USA/France | 2013 | Directed by Frank Pavich
Logline: The story of cult film director Alejandro Jodorowsky's ambitious but ultimately doomed film adaptation of the seminal science fiction novel.
I’ve been waiting for this documentary for many, many moons. I didn’t know if it would be made. But it has. Thank you Frank Pavich. Thank you for delivering one of the most fascinating and inspiring documentaries in a long time. The story of Mexican director Jodorowsky’s attempt to make the ultimate science fiction movie from what is often regarded as the ultimate science fiction novel (arguable, yes, but undeniably one of the most acclaimed, respected, influential, and certainly the biggest-selling sf novel).
Frank Herbert’s Dune was published in 1965. Less than ten years later Jodorowsky was looking for his next project with French producer Michel Seydoux who had been very impressed with the directors previous works, El Topo and The Holy Mountain. Alejandro decided it was Dune he wished to make into a movie, even though he hadn’t read the epic 400-page novel (did he ever read it??) Hollywood sold the filmmakers the rights for very little (probably because they suspected they would never be able to pull it off), and so Jodorowsky, determined to make the a mind-expanding piece of cinema unlike anything ever made before, set off on his quest to find his band of spiritual warriors.
Jodorowsky’s version of Dune would be like an LSD trip, but without actually dropping the lysergic acid. His vision would be an extraordinary psychotropic experience that would hypnotise, mesmerise, and transform its audience’s consciousness. First crew secured was Jean “Moebius” Giraud, the brilliant comic book artist, famous for his Heavy Metal strips and numerous graphic novels. Not only did Moebius design much of the costume design and look of the characters, but also he storyboarded the entire 300-page script to Jodorowsky’s exact descriptions.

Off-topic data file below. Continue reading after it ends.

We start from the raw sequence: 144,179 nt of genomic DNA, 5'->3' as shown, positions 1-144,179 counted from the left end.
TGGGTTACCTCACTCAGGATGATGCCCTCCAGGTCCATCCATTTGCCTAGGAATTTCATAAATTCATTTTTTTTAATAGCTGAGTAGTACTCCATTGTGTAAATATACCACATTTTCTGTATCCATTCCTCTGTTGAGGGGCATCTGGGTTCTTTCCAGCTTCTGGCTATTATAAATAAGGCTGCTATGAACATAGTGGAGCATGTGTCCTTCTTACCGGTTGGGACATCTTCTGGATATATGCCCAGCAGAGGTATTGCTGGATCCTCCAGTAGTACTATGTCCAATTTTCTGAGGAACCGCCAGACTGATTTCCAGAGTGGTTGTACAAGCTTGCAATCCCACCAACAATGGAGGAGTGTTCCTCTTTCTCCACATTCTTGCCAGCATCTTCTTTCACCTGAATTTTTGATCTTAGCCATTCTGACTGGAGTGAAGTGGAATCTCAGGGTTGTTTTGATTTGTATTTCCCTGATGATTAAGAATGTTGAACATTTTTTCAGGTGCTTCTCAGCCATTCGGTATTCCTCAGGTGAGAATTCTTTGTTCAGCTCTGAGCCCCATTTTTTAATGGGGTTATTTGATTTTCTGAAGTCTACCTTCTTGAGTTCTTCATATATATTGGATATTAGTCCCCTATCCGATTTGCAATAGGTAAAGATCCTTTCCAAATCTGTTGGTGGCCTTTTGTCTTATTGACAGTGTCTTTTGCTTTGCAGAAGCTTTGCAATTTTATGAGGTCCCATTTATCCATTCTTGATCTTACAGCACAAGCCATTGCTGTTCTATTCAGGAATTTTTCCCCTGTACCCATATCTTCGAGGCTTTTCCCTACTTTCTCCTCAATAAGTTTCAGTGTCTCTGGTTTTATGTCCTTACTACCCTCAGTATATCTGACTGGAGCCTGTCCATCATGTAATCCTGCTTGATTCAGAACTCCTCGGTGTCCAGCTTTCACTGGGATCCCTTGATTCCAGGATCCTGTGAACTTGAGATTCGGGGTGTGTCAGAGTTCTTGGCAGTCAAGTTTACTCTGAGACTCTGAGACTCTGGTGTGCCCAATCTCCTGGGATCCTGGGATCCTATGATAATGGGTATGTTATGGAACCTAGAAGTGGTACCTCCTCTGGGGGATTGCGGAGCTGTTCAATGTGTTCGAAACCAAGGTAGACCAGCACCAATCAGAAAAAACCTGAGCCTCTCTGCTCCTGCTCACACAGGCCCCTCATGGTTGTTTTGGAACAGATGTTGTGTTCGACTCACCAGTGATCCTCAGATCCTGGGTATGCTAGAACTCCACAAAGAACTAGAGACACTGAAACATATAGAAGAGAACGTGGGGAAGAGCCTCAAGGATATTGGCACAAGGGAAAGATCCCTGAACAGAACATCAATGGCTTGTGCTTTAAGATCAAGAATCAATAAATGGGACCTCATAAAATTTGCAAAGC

Next on board was Dan O’Bannon, who moved to Paris to begin work on pre-visualising the movie’s special effects. Then Swiss surrealist H. R. Giger was employed to create the look of House Harkonnen and its people. British sf illustrator Chris Foss joined the team to design spacecraft and further architecture, as did Pink Floyd to score some of the movie’s music. The cast included Salvador Dali (to be paid $100,000 for each minute of screen time), Mick Jagger, Udo Kier, Amanda Leer, and Jodorowsky’s 12-year-old son Brontis, whom he (cruelly) forced to train in various combat skills for numerous hours every day for two years!
Fifteen million dollars was what the movie’s budget demanded. Jodorowsky and Seydoux had their complete storyboard and all the design sketches and paintings bound into an awesome book, which was then photocopied, and the two men did the rounds of the major Hollywood studies pitching their project. The studies were impressed with everything, except the director whom they deemed too crazy to risk all those millions on a three-hour art film.
Cult directors Richard Stanley and Nicolas Winding Refn are included in those who offer their thoughts on the plight of Jodorowsky’s Dune, but it is the 84-year-old man himself who provides the documentary’s cosmic aura of fascination. His English may be broken, but his communication has its own articulate clarity. One can’t help but feel utterly inspired about the creative process, despite how utterly disappointing it is that his extraordinary vision never came to cinematic fruition. The movie’s tagline may be “The story of the greatest science fiction movie never made,” but after you’ve watched his doco you’ll agree this is simply the tale of the greatest MOVIE never made.”
Big props to Kurt Stenzel’s awesome score, and it must be also noted, just as various interviewees mention, that much of Jodorowsky’s vision for Dune has fragmented and been absorbed into numerous other science fiction movies of the past forty years. The influence this shelved project has had is as epic as the source material. Jodorowsky’s Dune is the mélange you need to fuel your creative machine.
Jodorowsky’s Dune screens as part of the 61st Sydney Film Festival, Saturday 14th June, 2:15pm, State Theatre